A portable heater burning either kerosene or gasoline in a home without smoke detectors sparked a blaze that killed seven people - four of them children - late Friday night in Southwest Philadelphia, fire authorities and eyewitnesses said.
The fire erupted in a basement social room of a three-story duplex at 6418 Elmwood Ave. where a group of adults was watching the Bourne Ultimatum, a spy thriller, while the children slept on the floor, said one of the adults who escaped, Harris Murphy, 35, a Liberian immigrant.
Christiana Teah, a woman who lived at the property and was renovating the basement, was pouring fuel into the heater when it exploded, according to Murphy. He and Teah, as well as two other adults, escaped through the only exit, which was then blocked by the burning heater, and Murphy called 911. The staircase to the rest of the house had been removed as part of a house renovation, officials said.
Murphy said his close friend, Henry Gbokoloi, 54, who perished in the blaze, tried to lead those who remained in the basement to a bathroom shower, which he thought would protect them from the flames.
But City Fire Commissioner Lloyd Ayers said six victims were found huddled together outside the bathroom toward the front of the basement. The seventh, an 18-month-old boy found near the exit, was taken to Children's Hospital of Philadelphia, where he died.
"We feel real tough about that," Ayers said.
Ayers said three others were hospitalized. Murphy was treated and released. Teah - apparently hosting some type of holiday gathering - was treated and left the hospital, only to be re-hospitalized this morning. A third victim was in serious but stable condition at Chester Crozier Medical Center.
Ayers said the owner of the property was at work and not present when the fire erupted. According to the Board of Revisions of Taxes, the owner, Amelia Moiyallah, bought the home two years ago.
"This was a very, very catastrophic fire," Ayers said.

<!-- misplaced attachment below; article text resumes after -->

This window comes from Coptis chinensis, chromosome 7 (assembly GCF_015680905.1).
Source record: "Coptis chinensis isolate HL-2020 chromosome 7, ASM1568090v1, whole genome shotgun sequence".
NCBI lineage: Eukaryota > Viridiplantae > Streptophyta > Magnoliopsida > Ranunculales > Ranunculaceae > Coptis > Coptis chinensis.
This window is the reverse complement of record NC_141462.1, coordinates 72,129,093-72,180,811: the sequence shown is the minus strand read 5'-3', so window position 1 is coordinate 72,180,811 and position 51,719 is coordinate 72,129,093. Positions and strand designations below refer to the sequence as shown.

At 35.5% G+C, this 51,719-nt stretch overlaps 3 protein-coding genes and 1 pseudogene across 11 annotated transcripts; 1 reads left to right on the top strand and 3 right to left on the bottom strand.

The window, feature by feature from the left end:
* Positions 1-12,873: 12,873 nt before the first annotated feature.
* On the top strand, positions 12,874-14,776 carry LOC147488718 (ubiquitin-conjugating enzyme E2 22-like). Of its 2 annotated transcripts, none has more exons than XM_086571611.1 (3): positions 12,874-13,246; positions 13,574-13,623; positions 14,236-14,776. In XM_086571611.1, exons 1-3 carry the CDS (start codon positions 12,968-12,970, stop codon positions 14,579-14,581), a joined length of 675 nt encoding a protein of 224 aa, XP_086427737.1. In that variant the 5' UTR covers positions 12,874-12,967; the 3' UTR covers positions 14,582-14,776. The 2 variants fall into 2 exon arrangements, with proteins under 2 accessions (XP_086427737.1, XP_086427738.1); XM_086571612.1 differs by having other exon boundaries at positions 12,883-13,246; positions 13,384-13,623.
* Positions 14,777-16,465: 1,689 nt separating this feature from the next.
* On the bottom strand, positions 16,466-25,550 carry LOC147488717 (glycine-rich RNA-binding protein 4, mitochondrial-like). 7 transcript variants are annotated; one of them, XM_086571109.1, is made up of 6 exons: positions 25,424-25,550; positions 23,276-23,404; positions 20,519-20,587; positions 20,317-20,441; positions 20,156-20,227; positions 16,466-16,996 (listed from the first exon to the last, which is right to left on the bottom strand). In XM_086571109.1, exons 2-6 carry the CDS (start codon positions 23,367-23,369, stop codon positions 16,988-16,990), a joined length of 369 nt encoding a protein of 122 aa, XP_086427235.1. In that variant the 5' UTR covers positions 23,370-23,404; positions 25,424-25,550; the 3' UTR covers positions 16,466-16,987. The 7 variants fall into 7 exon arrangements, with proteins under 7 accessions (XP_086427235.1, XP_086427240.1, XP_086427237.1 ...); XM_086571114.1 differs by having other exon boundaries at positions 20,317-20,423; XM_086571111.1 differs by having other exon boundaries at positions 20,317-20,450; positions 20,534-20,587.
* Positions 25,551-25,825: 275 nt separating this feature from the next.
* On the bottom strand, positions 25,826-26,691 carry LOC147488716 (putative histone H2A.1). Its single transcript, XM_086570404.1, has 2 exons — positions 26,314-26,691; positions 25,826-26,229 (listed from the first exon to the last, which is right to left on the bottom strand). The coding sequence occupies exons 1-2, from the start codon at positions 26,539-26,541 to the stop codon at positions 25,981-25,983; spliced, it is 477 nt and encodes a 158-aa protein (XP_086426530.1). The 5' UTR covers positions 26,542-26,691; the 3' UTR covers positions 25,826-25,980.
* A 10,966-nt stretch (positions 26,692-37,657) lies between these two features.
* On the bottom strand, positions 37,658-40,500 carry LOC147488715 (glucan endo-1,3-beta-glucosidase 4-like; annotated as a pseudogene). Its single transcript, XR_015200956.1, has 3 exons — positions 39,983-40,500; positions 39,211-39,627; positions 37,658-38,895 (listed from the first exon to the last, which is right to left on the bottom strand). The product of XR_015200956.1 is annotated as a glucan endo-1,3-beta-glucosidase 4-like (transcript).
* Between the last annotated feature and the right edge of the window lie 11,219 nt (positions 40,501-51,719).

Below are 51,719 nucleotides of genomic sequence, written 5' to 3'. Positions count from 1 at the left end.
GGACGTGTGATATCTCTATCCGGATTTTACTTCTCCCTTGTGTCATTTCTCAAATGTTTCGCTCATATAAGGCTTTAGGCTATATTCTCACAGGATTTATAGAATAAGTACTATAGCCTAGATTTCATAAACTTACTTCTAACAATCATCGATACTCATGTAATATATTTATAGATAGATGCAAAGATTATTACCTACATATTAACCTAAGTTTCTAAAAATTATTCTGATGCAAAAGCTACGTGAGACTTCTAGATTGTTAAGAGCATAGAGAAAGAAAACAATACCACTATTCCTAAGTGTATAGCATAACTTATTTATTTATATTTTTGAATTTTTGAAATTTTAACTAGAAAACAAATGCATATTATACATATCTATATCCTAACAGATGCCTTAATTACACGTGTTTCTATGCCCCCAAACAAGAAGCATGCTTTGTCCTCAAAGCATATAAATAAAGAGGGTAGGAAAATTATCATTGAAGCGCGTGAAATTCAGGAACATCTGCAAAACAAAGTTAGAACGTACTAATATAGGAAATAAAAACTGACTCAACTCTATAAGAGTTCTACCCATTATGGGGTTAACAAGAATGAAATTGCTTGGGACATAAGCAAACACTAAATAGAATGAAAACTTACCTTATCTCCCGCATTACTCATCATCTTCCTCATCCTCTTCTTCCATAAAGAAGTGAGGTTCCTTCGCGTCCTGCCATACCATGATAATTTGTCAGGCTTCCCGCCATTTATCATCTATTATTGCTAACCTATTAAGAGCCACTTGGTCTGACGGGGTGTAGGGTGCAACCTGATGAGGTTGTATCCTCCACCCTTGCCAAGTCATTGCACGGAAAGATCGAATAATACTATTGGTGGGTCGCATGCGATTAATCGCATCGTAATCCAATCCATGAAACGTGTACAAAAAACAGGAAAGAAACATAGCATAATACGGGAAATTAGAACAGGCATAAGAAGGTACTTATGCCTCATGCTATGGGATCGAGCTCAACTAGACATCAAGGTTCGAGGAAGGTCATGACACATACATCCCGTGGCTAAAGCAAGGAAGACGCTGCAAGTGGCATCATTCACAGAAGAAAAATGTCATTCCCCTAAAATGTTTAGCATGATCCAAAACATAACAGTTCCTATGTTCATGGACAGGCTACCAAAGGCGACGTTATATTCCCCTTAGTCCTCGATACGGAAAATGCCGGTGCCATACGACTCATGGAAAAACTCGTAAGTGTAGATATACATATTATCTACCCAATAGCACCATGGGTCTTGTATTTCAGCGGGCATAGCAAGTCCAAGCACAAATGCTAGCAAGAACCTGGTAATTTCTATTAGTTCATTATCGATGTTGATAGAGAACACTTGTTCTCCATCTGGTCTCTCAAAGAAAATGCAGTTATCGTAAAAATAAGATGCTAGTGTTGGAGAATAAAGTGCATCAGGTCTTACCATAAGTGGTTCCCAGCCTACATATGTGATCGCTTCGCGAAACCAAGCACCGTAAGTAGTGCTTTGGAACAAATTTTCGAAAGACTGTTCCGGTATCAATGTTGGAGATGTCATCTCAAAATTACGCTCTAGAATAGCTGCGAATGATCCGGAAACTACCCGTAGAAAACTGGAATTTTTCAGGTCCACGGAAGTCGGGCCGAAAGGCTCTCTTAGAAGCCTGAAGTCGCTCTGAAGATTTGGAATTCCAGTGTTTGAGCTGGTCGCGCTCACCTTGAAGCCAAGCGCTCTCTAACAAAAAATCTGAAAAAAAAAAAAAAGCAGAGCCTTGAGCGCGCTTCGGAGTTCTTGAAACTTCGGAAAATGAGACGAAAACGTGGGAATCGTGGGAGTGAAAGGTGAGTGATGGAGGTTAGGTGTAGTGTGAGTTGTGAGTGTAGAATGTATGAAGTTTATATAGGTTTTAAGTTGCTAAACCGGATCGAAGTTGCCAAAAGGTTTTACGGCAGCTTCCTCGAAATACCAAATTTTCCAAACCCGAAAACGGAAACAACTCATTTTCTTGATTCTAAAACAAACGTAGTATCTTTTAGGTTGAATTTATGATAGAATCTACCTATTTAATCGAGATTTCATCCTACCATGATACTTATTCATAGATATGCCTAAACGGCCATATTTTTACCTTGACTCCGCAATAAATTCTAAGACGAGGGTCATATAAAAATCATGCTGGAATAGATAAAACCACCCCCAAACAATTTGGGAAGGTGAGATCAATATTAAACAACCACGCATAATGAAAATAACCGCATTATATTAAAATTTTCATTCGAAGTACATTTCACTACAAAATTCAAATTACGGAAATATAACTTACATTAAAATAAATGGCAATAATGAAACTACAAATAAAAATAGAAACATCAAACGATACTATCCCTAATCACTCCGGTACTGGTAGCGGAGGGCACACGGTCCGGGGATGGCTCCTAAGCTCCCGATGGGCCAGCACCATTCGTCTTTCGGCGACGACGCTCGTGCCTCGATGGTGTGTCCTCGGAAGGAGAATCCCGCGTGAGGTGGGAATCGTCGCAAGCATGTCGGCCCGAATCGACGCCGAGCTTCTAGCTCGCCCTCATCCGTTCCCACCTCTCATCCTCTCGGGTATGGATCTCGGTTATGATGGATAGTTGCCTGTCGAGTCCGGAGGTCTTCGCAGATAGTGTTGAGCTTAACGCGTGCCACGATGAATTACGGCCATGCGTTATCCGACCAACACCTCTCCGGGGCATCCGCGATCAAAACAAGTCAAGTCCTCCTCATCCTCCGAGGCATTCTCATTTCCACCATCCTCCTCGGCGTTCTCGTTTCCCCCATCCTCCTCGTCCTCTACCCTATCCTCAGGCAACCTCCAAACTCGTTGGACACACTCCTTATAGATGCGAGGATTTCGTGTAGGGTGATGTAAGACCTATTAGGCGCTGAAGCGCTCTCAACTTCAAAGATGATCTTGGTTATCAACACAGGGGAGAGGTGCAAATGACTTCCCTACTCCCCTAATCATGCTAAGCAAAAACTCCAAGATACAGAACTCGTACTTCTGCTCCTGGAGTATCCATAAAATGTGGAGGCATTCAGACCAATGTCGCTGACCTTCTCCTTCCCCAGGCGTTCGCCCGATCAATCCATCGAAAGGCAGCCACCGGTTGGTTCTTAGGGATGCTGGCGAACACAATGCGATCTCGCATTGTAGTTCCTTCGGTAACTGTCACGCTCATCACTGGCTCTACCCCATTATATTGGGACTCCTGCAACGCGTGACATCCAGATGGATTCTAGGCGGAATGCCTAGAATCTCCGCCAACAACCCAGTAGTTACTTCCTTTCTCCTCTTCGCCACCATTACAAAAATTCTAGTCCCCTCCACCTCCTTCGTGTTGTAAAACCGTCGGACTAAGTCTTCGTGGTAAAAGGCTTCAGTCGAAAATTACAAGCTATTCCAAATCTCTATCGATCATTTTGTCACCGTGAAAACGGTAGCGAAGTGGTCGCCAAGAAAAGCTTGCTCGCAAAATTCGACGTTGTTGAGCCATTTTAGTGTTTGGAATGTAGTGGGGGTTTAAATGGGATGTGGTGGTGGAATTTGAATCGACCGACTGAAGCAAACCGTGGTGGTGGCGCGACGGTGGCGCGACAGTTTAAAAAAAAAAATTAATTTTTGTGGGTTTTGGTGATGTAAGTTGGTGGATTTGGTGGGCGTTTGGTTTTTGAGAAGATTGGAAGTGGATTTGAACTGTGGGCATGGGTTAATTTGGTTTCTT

Inza Dosso, 47, a Philadelphia parking attendant who immigrated from the Ivory Coast, said his two children, a daughter, Mariam, 7, and a son, Ramere, 8, were among the four children who perished.
According to the children's mother, Michelle Dosso, she left the children with Teah's 24-year-old son, Elliott, who she was dating. (Michelle and Inza Dosso are separated). She said she was unaware that Elliott Teah had taken them to visit his mother.
Michelle Dosso was not present when the fire broke out. Inza Dosso said he last saw his children on Wednesday. "I give to them the gifts," Dosso said. "Clothes and everything they need."
The 18-month-old toddler was the child of Michelle Dosso and Elliott Teah.
While city police and fire officials have yet to identify any of the victims by name, according to Christiana Teah's estranged husband, Alfred, Elliott Teah was also killed, along with his two sisters, Vivian, 26, and Jennifer, 17.
For much of yesterday, several dozen members of Philadelphia's tight-knit Liberian community - estimates put their number in and around Philadelphia, including Upper Darby, at over 15,000 - lingered near the home.
Many shed tears as a picture of Mariam and Ramere Dosso, taken at a birthday party in the last year, was passed around.
Just before 11 a.m., the air damp with a misty rain, about a dozen men and women stood in a circle on the sidewalk in front of the home, held hands and prayed.